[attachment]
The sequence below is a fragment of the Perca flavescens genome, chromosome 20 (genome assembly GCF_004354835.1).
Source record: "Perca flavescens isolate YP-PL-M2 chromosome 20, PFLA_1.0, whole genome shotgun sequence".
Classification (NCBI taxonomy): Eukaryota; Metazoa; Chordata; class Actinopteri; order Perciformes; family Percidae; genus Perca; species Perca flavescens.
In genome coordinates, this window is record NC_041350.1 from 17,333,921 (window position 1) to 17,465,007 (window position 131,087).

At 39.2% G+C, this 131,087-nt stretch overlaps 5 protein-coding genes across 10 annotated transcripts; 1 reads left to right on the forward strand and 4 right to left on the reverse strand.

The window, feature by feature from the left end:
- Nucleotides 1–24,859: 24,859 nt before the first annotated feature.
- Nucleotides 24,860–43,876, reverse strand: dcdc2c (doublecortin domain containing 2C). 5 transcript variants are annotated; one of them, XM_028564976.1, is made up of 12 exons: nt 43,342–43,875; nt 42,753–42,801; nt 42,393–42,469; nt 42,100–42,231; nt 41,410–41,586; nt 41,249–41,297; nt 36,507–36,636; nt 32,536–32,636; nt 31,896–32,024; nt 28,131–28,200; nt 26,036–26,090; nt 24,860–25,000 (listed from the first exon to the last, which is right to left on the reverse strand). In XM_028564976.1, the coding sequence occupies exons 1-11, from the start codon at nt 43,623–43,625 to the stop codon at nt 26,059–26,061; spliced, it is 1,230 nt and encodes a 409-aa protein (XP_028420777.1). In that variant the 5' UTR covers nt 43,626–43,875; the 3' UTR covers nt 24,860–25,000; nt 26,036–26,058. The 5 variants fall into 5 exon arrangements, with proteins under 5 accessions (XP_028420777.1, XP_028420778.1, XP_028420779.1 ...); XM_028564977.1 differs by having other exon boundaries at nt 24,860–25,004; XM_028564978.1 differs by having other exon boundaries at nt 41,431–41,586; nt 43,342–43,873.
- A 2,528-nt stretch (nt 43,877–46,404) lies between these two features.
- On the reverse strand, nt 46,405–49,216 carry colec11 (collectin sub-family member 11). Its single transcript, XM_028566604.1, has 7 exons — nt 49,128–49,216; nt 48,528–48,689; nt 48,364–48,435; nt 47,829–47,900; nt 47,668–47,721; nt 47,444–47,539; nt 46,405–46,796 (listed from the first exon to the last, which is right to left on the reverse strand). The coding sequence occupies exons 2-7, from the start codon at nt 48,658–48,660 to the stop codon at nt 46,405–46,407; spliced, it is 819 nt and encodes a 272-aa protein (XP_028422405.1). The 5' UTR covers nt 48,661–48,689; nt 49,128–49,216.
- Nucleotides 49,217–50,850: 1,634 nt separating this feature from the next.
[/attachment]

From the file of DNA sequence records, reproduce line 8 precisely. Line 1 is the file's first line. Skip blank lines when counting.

- Nucleotides 24,860–43,876, reverse strand: dcdc2c (doublecortin domain containing 2C). 5 transcript variants are annotated; one of them, XM_028564976.1, is made up of 12 exons: nt 43,342–43,875; nt 42,753–42,801; nt 42,393–42,469; nt 42,100–42,231; nt 41,410–41,586; nt 41,249–41,297; nt 36,507–36,636; nt 32,536–32,636; nt 31,896–32,024; nt 28,131–28,200; nt 26,036–26,090; nt 24,860–25,000 (listed from the first exon to the last, which is right to left on the reverse strand). In XM_028564976.1, the coding sequence occupies exons 1-11, from the start codon at nt 43,623–43,625 to the stop codon at nt 26,059–26,061; spliced, it is 1,230 nt and encodes a 409-aa protein (XP_028420777.1). In that variant the 5' UTR covers nt 43,626–43,875; the 3' UTR covers nt 24,860–25,000; nt 26,036–26,058. The 5 variants fall into 5 exon arrangements, with proteins under 5 accessions (XP_028420777.1, XP_028420778.1, XP_028420779.1 ...); XM_028564977.1 differs by having other exon boundaries at nt 24,860–25,004; XM_028564978.1 differs by having other exon boundaries at nt 41,431–41,586; nt 43,342–43,873.